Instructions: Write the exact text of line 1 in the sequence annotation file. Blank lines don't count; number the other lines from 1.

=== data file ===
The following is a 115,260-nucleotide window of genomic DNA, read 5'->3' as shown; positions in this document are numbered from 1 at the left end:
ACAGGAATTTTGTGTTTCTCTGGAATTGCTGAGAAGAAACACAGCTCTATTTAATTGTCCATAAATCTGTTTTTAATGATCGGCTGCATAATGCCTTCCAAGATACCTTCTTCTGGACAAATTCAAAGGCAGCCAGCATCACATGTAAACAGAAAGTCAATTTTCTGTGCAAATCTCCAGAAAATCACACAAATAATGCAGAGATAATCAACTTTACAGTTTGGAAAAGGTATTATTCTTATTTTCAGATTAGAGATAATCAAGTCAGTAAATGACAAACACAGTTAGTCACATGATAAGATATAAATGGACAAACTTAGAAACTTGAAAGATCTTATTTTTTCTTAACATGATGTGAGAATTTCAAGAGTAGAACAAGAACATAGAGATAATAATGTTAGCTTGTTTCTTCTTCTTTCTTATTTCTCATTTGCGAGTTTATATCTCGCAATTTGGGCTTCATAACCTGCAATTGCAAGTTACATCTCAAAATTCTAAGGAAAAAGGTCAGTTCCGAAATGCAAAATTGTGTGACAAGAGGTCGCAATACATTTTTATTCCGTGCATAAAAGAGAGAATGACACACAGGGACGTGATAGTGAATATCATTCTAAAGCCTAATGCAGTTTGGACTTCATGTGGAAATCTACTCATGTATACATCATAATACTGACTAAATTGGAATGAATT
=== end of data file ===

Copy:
The following is a 115,260-nucleotide window of genomic DNA, read 5'->3' as shown; positions in this document are numbered from 1 at the left end: